Check out 16 Return-To-Work Programs In India For Ambitious Women Like You!
Incidents like the Pathankot attack bring sharply to us the loss that families of army martyrs suffer. A few army wives share their darkest memories about how they coped.
“Cowards die many times before their deaths; the valiant never taste of death but once.” How true these words are for the wives of martyrs- brave and courageous men who have laid down their lives for this country.
“I can still relive the day – it was horrendous and terrible” is how *Michelle Fonseca sums up her feelings on the day she got news that her husband had been killed in a terrorist attack. Michelle and her husband, *Major Gen. Edward Fonseca had been married for 22 years. They were posted in Kolkata at the time and Major Gen. Fonseca had been sent to Kashmir on a familiarization mission. He and 13 other officers were blown up during a visit to the Army Ordinance Depot.
It had started out like any other day but suddenly Michelle got the news she was widowed. 21 years later she has tears in her eyes as she recounts the events of that fateful day. “No one promises you a rose garden. When you marry into the Army this is something you must accept. Every army wife knows this,” is what she has to say when asked how she learnt to cope with the loss.
Yes, his passing away came as a big shock but her biggest pillars of support were her parents and siblings. She had two young college going daughters to look after as well. “My family has given me something to live for”. She is also quick to point out how the Army has also stepped in and rallied around. “The Army has been wonderful. From that day to this day….I still get messages and calls. They treat me like a family member. They are so genuinely supportive and look after me”.
*Shalini Kumra, the widow of *Major Santosh Kumra echoes the same sentiment. Major Kumra’s friends and Unit officers have stood by her in the 15 years since he died in an IED blast. “Till date, Santosh’s then Unit 2 IC comes to meet me on Raksha Bandhan.” This unfailing support has helped her get through some of the hardest days in her life.
Shalini had been married for 3 years when her husband died. “I could not believe it and went onto auto pilot. I was not convinced that the body they sent back was his. I saw his face but could not bring myself to say goodbye or to touch him. I carried on with this sense of disbelief for almost a year after he died.”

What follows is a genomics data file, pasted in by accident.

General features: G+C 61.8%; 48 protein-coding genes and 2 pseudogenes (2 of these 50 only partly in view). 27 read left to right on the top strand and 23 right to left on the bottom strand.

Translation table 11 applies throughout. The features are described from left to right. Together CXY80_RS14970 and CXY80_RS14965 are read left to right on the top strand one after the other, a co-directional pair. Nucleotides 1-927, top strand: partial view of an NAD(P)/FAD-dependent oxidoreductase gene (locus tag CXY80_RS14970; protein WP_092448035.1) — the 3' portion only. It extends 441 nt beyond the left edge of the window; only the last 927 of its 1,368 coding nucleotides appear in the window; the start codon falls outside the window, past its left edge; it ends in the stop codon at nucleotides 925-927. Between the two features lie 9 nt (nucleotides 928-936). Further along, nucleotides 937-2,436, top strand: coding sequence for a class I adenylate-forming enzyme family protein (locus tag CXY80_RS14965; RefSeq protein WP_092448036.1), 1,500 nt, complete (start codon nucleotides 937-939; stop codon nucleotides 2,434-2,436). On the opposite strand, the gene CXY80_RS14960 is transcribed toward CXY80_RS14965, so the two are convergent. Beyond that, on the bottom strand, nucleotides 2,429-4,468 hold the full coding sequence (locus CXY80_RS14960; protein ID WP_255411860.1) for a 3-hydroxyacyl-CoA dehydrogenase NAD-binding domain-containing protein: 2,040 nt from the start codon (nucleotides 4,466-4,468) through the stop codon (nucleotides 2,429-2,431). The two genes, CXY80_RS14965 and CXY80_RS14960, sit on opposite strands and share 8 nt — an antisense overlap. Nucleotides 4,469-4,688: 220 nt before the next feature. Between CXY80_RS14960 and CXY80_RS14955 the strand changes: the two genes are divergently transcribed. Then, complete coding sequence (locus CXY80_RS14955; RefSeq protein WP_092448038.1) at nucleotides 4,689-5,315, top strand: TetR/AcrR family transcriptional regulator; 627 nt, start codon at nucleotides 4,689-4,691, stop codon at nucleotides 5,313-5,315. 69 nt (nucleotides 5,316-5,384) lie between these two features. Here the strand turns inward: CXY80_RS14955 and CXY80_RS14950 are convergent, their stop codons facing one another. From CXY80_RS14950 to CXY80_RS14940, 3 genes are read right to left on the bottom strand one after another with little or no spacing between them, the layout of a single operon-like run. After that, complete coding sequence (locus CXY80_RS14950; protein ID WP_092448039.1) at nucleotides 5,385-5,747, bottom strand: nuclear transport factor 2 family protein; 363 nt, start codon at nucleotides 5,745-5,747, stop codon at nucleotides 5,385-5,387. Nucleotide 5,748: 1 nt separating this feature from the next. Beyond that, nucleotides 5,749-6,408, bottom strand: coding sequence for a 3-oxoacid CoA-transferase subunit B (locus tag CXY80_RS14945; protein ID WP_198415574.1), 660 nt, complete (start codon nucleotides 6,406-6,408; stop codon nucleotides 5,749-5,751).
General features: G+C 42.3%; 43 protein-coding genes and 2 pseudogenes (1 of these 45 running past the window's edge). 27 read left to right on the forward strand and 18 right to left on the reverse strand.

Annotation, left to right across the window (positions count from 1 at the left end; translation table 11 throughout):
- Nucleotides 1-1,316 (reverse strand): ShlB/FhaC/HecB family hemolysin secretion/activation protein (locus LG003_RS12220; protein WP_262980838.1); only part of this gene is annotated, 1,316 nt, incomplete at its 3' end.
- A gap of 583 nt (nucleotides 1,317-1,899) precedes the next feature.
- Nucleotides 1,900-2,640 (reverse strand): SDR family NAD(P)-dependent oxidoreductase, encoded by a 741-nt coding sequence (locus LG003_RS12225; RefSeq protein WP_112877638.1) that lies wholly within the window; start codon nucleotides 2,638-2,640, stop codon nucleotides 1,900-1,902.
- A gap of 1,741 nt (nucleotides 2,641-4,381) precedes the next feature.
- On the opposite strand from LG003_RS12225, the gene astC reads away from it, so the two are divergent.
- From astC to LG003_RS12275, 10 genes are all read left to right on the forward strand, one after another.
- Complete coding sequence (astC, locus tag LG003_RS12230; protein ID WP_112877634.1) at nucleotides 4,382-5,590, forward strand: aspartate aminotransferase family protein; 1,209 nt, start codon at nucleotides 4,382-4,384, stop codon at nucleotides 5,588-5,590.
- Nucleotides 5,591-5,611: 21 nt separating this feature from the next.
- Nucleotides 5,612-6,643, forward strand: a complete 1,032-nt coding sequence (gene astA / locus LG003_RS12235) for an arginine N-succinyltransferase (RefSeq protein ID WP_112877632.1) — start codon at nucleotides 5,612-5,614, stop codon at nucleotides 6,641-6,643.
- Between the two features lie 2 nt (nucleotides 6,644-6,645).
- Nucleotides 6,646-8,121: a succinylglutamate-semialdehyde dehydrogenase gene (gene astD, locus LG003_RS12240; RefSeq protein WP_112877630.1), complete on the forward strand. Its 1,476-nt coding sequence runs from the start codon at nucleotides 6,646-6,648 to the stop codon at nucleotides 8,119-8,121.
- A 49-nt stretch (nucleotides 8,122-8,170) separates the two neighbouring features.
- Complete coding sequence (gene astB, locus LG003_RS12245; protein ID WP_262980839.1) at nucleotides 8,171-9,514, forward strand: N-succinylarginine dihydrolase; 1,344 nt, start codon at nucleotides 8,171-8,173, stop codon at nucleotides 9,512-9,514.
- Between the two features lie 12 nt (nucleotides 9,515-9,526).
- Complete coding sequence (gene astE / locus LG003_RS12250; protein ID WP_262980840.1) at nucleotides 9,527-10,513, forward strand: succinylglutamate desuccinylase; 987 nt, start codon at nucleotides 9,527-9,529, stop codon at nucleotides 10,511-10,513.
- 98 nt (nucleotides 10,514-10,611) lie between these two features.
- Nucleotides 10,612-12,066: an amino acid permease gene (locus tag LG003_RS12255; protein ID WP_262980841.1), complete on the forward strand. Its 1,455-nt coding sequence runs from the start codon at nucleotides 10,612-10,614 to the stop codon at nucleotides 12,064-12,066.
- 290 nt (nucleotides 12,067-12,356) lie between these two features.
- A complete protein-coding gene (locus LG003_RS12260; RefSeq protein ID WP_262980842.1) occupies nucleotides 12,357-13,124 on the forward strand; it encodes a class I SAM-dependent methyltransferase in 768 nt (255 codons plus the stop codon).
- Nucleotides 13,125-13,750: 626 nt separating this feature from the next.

“It has been a tough journey,” says Shalini, “but my faith and my daughter (who was a year and a half at the time) have kept me going. Santosh had prepared me for this before we got married – the separation, the dangers – but nothing had prepared me for the eventuality of this. I built a cocoon around myself and would have carried on in this manner if it hadn’t been for supportive friends who made me see reason and made me realize that life goes on.”
Shalini had to also deal with the fact that Ria (her daughter) was a baby when this happened. “She was too young to understand why he was not coming home but one day I had to explain it to her when she asked me, “Everyone’s Daddy has come home, where is mine?” Her close bond with her daughter has helped her to deal with this loss. Ria is her link to Santosh, as she is Ria’s link to her father.
*Faye D’Souza(Michelle Fonseca’s daughter) also ended up marrying an Army officer. “I did have the background for this life and in spite of the fact that I lost my father in this horrible manner, I went ahead and married Steven. *Col. Steven D’Souza has had field postings and when he was posted to Kashmir, it hit Faye the hardest. She also admits that as an Army wife you are prepared for this reality of losing your husband, and she had also lived with this reality when she lost her father.